Tuesday, October 14, 2014

2014 Hike to Goat Rock

Trip to Goat Rock Summit
October 14, 2014

So, Shane had been telling us off and on about how he'd gotten completely lost in the mountains around Hot Springs one day in the past. He'd went up the mountain expecting to come back down, but managed to hike north mountain, west mountain, goat's rock trail, and through gulpha gorge, among others. My mom got pretty excited about seeing Goat's Rock, so we planned our next adventure for the foothills above town. I won't lie; I was hoping we'd avoid the tourist trails and outlooks and go back to Cedar Glades or somewhere likewise grown over that I haven't been to before. Regardless, it was fun getting out and about with Shane again. Not knowing exactly where the trail to balancing rock began, we started off at one of the outlooks and headed down a trail that would take us up the mountain.

There were some pretty radical loblolly pines up on this trail. Featured below are a few of them:

The remains of a massive pine stump.
Me by a huge living loblolly pine.

My mom on a tree that was crazy bent at the base.

And this one. I've never seen a pine grow with such crazy curves!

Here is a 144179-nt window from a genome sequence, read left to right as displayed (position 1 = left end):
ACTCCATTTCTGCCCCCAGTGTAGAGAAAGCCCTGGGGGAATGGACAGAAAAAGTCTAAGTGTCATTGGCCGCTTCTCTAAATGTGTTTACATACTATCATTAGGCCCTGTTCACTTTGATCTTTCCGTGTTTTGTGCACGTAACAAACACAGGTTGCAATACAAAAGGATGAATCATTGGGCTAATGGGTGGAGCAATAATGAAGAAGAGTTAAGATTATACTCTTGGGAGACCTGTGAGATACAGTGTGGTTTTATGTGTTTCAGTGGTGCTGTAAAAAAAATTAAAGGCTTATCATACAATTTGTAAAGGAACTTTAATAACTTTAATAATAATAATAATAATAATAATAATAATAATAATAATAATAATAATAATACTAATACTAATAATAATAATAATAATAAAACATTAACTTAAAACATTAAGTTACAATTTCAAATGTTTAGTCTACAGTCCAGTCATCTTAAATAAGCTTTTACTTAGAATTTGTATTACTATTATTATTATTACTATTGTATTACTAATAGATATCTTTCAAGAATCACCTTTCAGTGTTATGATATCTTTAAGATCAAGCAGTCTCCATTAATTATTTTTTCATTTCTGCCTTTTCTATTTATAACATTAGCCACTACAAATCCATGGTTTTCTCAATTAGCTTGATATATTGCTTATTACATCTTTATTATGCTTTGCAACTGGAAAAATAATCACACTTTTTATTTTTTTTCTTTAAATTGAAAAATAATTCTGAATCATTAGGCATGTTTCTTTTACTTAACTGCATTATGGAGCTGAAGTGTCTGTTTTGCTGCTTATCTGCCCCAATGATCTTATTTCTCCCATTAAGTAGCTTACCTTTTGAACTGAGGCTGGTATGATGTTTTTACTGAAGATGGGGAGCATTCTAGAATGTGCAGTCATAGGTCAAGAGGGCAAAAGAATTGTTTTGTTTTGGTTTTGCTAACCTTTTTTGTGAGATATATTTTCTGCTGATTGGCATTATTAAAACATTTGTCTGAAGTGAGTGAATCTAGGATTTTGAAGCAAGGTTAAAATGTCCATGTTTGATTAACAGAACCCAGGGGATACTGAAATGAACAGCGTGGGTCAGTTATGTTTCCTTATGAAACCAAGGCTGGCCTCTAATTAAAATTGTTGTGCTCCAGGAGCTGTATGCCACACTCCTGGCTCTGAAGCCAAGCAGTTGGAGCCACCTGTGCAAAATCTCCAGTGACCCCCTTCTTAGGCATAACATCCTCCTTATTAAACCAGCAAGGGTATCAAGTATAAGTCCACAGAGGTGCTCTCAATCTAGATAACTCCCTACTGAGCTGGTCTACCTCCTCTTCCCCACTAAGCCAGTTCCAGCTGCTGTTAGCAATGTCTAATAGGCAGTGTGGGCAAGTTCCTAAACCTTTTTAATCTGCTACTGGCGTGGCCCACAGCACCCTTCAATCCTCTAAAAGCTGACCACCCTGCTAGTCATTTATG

At a certain point, we realized this trail wasn't going to take us where we needed to be, so we followed the road back down to the outlook and set off again, this time heading down the trail instead of up.

This seemed like a great idea... at first. We walked all the way down the trail until it hit a fork, but neither were the trails we were looking for. This lead to a very long wait as they tried to find a map of the trails on their phones.

I talked them into heading down the left fork for the sake of adventure, but that didn't take long to fall apart either. Although that leg of the trail was a bit more grown over and pretty, a bug (or pine needle, we're still not entirely sure) attacked Shane via route of pants' leg and we had a minor struggle trying to save him from certain death... or temporary itching. We called that trail quits when the ordeal was over and marched back up to the truck... or tried. It was so steep up hill that we had to stop and rest. We had a long talk about random things, telling random stories, and heard the story about Shane getting lost on the mountain trails in a bit more detail before heading off. even with the midway rest, it was an excruciating walk to the truck.